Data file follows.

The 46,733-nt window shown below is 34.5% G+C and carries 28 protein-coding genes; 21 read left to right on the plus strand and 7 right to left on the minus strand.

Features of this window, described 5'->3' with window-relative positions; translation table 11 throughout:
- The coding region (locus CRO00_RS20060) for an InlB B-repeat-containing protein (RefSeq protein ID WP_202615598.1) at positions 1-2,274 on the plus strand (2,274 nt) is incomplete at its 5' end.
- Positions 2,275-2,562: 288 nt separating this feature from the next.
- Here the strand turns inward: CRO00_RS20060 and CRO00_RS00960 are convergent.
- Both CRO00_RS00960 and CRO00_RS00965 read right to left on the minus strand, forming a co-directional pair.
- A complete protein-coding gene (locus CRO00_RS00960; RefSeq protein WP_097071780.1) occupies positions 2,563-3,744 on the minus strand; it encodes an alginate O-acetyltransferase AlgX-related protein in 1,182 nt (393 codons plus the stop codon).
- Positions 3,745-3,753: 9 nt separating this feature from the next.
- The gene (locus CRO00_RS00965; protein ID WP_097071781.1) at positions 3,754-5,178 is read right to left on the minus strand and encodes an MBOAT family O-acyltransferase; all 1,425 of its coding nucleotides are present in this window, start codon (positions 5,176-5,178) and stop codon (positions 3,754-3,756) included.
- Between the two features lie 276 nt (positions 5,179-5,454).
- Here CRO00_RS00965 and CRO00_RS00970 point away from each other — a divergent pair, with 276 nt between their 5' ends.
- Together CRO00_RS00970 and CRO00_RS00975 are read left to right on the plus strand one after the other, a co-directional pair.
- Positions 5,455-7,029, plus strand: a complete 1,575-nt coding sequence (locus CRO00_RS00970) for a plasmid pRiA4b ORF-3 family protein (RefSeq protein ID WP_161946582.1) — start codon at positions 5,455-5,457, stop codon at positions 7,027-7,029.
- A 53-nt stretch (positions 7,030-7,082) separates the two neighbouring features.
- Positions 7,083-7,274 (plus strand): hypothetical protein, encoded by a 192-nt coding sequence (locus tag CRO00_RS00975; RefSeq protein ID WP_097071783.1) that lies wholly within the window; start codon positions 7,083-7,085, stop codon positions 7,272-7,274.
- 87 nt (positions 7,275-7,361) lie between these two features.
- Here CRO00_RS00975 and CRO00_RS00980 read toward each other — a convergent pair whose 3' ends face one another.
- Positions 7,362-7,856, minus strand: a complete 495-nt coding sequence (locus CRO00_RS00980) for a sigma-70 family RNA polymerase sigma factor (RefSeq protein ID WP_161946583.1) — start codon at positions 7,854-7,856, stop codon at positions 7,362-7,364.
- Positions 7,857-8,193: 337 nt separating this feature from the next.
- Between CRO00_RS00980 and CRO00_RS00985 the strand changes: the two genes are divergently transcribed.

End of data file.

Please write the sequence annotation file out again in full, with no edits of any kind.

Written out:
The 46,733-nt window shown below is 34.5% G+C and carries 28 protein-coding genes; 21 read left to right on the plus strand and 7 right to left on the minus strand.

Features of this window, described 5'->3' with window-relative positions; translation table 11 throughout:
- The coding region (locus CRO00_RS20060) for an InlB B-repeat-containing protein (RefSeq protein ID WP_202615598.1) at positions 1-2,274 on the plus strand (2,274 nt) is incomplete at its 5' end.
- Positions 2,275-2,562: 288 nt separating this feature from the next.
- Here the strand turns inward: CRO00_RS20060 and CRO00_RS00960 are convergent.
- Both CRO00_RS00960 and CRO00_RS00965 read right to left on the minus strand, forming a co-directional pair.
- A complete protein-coding gene (locus CRO00_RS00960; RefSeq protein WP_097071780.1) occupies positions 2,563-3,744 on the minus strand; it encodes an alginate O-acetyltransferase AlgX-related protein in 1,182 nt (393 codons plus the stop codon).
- Positions 3,745-3,753: 9 nt separating this feature from the next.
- The gene (locus CRO00_RS00965; protein ID WP_097071781.1) at positions 3,754-5,178 is read right to left on the minus strand and encodes an MBOAT family O-acyltransferase; all 1,425 of its coding nucleotides are present in this window, start codon (positions 5,176-5,178) and stop codon (positions 3,754-3,756) included.
- Between the two features lie 276 nt (positions 5,179-5,454).
- Here CRO00_RS00965 and CRO00_RS00970 point away from each other — a divergent pair, with 276 nt between their 5' ends.
- Together CRO00_RS00970 and CRO00_RS00975 are read left to right on the plus strand one after the other, a co-directional pair.
- Positions 5,455-7,029, plus strand: a complete 1,575-nt coding sequence (locus CRO00_RS00970) for a plasmid pRiA4b ORF-3 family protein (RefSeq protein ID WP_161946582.1) — start codon at positions 5,455-5,457, stop codon at positions 7,027-7,029.
- A 53-nt stretch (positions 7,030-7,082) separates the two neighbouring features.
- Positions 7,083-7,274 (plus strand): hypothetical protein, encoded by a 192-nt coding sequence (locus tag CRO00_RS00975; RefSeq protein ID WP_097071783.1) that lies wholly within the window; start codon positions 7,083-7,085, stop codon positions 7,272-7,274.
- 87 nt (positions 7,275-7,361) lie between these two features.
- Here CRO00_RS00975 and CRO00_RS00980 read toward each other — a convergent pair whose 3' ends face one another.
- Positions 7,362-7,856, minus strand: a complete 495-nt coding sequence (locus CRO00_RS00980) for a sigma-70 family RNA polymerase sigma factor (RefSeq protein ID WP_161946583.1) — start codon at positions 7,854-7,856, stop codon at positions 7,362-7,364.
- Positions 7,857-8,193: 337 nt separating this feature from the next.
- Between CRO00_RS00980 and CRO00_RS00985 the strand changes: the two genes are divergently transcribed.